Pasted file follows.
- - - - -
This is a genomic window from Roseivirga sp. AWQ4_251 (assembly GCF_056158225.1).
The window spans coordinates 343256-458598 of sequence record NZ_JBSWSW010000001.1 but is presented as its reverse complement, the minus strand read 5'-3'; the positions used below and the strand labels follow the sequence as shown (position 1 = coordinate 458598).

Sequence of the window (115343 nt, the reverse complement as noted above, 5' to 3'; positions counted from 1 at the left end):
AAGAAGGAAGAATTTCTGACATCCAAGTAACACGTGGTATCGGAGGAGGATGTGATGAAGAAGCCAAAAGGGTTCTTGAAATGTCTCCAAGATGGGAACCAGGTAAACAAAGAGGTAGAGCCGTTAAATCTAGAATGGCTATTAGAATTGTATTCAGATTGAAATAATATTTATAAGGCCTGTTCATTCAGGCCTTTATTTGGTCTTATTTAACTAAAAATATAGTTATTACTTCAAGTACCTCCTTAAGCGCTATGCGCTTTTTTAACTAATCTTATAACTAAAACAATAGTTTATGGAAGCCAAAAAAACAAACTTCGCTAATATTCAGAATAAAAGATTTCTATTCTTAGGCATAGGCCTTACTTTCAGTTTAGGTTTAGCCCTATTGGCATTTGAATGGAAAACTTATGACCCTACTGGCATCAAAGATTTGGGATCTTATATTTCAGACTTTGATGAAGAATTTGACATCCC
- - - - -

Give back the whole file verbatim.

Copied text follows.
This is a genomic window from Roseivirga sp. AWQ4_251 (assembly GCF_056158225.1).
The window spans coordinates 343256-458598 of sequence record NZ_JBSWSW010000001.1 but is presented as its reverse complement, the minus strand read 5'-3'; the positions used below and the strand labels follow the sequence as shown (position 1 = coordinate 458598).

Sequence of the window (115343 nt, the reverse complement as noted above, 5' to 3'; positions counted from 1 at the left end):
AAGAAGGAAGAATTTCTGACATCCAAGTAACACGTGGTATCGGAGGAGGATGTGATGAAGAAGCCAAAAGGGTTCTTGAAATGTCTCCAAGATGGGAACCAGGTAAACAAAGAGGTAGAGCCGTTAAATCTAGAATGGCTATTAGAATTGTATTCAGATTGAAATAATATTTATAAGGCCTGTTCATTCAGGCCTTTATTTGGTCTTATTTAACTAAAAATATAGTTATTACTTCAAGTACCTCCTTAAGCGCTATGCGCTTTTTTAACTAATCTTATAACTAAAACAATAGTTTATGGAAGCCAAAAAAACAAACTTCGCTAATATTCAGAATAAAAGATTTCTATTCTTAGGCATAGGCCTTACTTTCAGTTTAGGTTTAGCCCTATTGGCATTTGAATGGAAAACTTATGACCCTACTGGCATCAAAGATTTGGGATCTTATATTTCAGACTTTGATGAAGAATTTGACATCCC